How to Perform a Self-Exam to Look for Oral Cancer
Posted on 10/25/2018 by Palisades Surgical Arts
One of our primary objectives in seeing our patients twice a year for regular cleanings is to screen for oral cancer. However, we see you as a partner in your health, and you should do self-exams for oral cancer regularly because in some instances the symptoms are not even apparent to the trained eye of our doctors. Symptoms of Oral CancerThese are some of the most common symptoms of oral cancer: How to Do a Self-Exam for Oral CancerOral cancer can appear in any area of the mouth. To prevent the disease from spreading and catching it early, you must do self-exams at home. Here's how to do it. We will also examine you thoroughly for oral cancer when you come in for your regular checkups and can show you how to do a self-exam properly if you are interested....

All Posts:
What Are Temporary Anchorage Devices and When Are They Necessary?
Understanding a Tuberosity Reduction
How to Perform a Self-Exam to Look for Oral Cancer
Symptoms of a Salivary Gland Infection
Signs Your Jaw May Be Broken
Are There Ways to Treat Sleep Apnea by Positioning Yourself Differently When You Sleep?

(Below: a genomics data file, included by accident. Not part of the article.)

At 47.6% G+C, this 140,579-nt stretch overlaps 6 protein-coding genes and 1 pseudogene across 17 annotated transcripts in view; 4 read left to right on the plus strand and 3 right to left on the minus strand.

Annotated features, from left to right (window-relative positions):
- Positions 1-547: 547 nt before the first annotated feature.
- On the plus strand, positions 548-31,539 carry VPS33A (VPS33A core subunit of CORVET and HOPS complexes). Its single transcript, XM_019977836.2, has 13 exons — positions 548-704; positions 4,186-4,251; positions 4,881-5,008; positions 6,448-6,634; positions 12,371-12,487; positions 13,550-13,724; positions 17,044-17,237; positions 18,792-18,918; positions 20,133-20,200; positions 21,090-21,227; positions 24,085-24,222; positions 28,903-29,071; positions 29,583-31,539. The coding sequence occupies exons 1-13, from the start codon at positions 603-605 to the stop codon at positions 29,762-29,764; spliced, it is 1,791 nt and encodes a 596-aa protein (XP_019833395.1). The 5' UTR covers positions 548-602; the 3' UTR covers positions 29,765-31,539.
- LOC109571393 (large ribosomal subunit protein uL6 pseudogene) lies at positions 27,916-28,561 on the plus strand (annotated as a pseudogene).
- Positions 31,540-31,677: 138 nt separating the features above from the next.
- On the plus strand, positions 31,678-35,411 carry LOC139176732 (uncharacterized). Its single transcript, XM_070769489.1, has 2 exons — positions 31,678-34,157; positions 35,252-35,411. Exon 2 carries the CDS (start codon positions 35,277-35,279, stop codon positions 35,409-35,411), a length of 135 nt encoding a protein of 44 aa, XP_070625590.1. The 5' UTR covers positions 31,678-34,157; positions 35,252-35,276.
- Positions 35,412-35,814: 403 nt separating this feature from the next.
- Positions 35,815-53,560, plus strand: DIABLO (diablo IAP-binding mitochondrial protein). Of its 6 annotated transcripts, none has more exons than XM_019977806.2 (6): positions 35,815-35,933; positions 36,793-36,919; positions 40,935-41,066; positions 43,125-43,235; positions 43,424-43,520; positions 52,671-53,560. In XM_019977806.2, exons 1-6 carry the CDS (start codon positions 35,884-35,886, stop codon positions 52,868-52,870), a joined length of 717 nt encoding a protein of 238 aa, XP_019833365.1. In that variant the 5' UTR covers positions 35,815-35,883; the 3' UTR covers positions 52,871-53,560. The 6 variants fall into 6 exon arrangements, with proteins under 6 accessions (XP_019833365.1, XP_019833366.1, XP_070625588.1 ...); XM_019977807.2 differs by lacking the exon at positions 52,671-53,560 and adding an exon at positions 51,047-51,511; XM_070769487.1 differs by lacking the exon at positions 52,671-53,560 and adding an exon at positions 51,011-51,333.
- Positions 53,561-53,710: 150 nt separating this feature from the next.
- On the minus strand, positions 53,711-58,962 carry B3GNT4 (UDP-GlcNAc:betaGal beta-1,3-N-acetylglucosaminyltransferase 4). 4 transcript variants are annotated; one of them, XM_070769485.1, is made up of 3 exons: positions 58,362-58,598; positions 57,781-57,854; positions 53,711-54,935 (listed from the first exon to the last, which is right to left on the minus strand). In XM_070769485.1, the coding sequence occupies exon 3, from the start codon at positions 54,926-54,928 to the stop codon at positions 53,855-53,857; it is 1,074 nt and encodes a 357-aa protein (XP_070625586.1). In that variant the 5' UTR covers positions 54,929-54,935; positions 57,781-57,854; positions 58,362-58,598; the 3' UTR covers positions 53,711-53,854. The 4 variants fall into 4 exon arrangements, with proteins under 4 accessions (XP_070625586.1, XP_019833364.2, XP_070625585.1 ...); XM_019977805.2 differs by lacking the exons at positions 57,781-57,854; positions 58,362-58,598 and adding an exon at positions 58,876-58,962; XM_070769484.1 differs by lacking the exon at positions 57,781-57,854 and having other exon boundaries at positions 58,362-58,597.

Your Oral Surgeon Can Often Help with Sleep Apnea Issues
Why Salt Water Rinses Are Imperative to Oral Surgery Recovery Success
Do You Need to Worry About Osteonecrosis in Your Jaw?
Types of Pain to Call an Oral Surgeon Like Us For
How An Oral Surgeon May Become Necessary for Someone with Bruxism
Dangers Associated with New Oral Piercings
How an Oral Surgeon Can Repair a Torn Lip
Can an Oral Surgeon Help Your Dentures Fit Better?
Surgical Options for TMD Pain
Is Facial Reconstruction Something to Discuss With Your Oral Surgeon?
Benefits of Dental Implant Surgery
Does What You Drink Prior to Oral Surgery Really Matter?
Take Notes When You Experience Pain so You Can Talk to Your Oral Surgeon About It
How to Be Ready Prior to Oral Surgery
Why Wisdom Teeth Are Prone to Breaking
Why Oral Surgeons Are the Best at Extractions
Ways of Protecting Your Mouth from the Effects of Bruxism
Most Nutritious Foods for the First Few Days after Oral Surgery
Palisades Surgical Arts
ph: (424) 346-0955
fx: (310) 459-0015
881 Alma Real Drive, Suite T4
Pacific Palisades, CA 90272